Quicksand by Jun'ichirō Tanizaki is a novel about deceit, jealousy, and betrayal. Written between 1928 and 1930 as a serial for a magazine, the story is narrated by a young Osaka woman named Sonoko, who becomes infatuated and then in love with another woman, the childish but cunning Mitsuko. Sonoko is married, while Mitsuko is secretly spending time with an impotent playboy, who proves himself to be even more deceitful, at least according to Sonoko. Sonoko relays their entire story, of these two women and two men, to some author (we assume to be Tanizaki). She talks and talks, at times like a garrulous teenager, describing the minutiae of a love triangle plus one. The remarkable thing here is that Tanizaki has seamlessly woven together an immense tangled web, convincingly showing us each connection, twist and turn, of which there are countless many.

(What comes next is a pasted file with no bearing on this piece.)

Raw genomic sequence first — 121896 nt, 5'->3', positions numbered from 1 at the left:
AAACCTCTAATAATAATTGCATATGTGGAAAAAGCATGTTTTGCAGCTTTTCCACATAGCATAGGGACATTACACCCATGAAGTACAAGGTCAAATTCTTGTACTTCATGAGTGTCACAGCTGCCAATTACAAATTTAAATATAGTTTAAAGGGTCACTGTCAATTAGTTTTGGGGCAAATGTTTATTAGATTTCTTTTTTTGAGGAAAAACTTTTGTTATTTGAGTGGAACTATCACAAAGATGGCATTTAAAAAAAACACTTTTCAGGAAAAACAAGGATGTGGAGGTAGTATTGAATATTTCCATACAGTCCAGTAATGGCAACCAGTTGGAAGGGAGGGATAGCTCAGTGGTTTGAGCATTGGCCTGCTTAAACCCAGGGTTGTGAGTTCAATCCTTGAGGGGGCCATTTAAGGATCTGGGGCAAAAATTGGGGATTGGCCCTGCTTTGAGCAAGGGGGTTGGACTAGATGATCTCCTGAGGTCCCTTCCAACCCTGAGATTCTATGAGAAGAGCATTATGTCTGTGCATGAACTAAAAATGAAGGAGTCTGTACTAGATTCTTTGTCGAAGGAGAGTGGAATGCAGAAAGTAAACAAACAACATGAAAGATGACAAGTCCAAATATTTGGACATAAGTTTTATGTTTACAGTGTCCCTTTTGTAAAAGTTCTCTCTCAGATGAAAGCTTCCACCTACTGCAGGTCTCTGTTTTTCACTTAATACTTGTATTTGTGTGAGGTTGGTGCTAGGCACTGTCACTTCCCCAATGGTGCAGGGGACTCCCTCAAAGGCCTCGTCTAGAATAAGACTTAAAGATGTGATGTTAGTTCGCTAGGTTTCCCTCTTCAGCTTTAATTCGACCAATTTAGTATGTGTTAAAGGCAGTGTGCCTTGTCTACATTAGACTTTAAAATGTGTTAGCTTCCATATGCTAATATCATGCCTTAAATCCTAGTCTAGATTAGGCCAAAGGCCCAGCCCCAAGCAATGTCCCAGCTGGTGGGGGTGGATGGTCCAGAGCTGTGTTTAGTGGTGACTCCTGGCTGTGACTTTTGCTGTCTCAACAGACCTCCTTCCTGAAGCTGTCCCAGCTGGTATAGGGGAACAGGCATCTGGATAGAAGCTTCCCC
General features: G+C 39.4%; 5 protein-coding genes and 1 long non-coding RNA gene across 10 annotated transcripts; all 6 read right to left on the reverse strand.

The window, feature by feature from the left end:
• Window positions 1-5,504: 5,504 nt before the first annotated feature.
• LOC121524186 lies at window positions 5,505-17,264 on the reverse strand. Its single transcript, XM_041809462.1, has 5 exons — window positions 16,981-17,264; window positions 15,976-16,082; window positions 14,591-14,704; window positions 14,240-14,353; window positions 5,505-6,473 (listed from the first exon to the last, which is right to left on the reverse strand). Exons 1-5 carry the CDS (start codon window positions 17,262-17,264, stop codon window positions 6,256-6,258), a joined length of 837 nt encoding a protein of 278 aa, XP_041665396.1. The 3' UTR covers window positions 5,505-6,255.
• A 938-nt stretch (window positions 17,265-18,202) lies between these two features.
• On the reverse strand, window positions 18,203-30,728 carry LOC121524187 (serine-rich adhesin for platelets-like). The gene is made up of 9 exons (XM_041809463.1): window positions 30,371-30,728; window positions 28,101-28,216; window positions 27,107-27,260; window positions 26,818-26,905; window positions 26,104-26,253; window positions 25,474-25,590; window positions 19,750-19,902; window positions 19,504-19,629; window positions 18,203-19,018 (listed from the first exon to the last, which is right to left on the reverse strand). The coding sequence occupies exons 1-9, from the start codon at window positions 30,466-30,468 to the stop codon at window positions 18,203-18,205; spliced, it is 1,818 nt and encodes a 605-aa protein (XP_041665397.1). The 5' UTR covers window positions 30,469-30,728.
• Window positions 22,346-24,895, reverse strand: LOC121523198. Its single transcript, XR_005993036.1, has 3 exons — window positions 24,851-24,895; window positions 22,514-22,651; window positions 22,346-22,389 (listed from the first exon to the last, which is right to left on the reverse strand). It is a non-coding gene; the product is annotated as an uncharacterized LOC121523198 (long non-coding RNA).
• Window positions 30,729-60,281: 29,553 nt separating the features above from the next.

After reading a collection of short stories by Ryūnosuke Akutagawa, who died in 1927, a year before Quicksand started to appear, it was interesting to compare the authors and see how much more modern Tanizaki was in terms of style and subject matter. Again, however, the theme of suicide as an act of purest love or a fatal form of commitment comes up in this novel, as it did in Akutagawa's work and with lots of other Japanese writers and filmmakers at the time and onward to Mishima, Nagisa Oshima, and to a lesser extent Murakami as well.
There's a 1964 film called Manji that's based on Quicksand. The serial was also called Manji, but as Howard Hibbett, who translated the story, points out in the foreword, the title, if directly translated, wouldn't work in English since it means Buddhist swastika—its four prongs in Quicksand each representing one of the four lovers.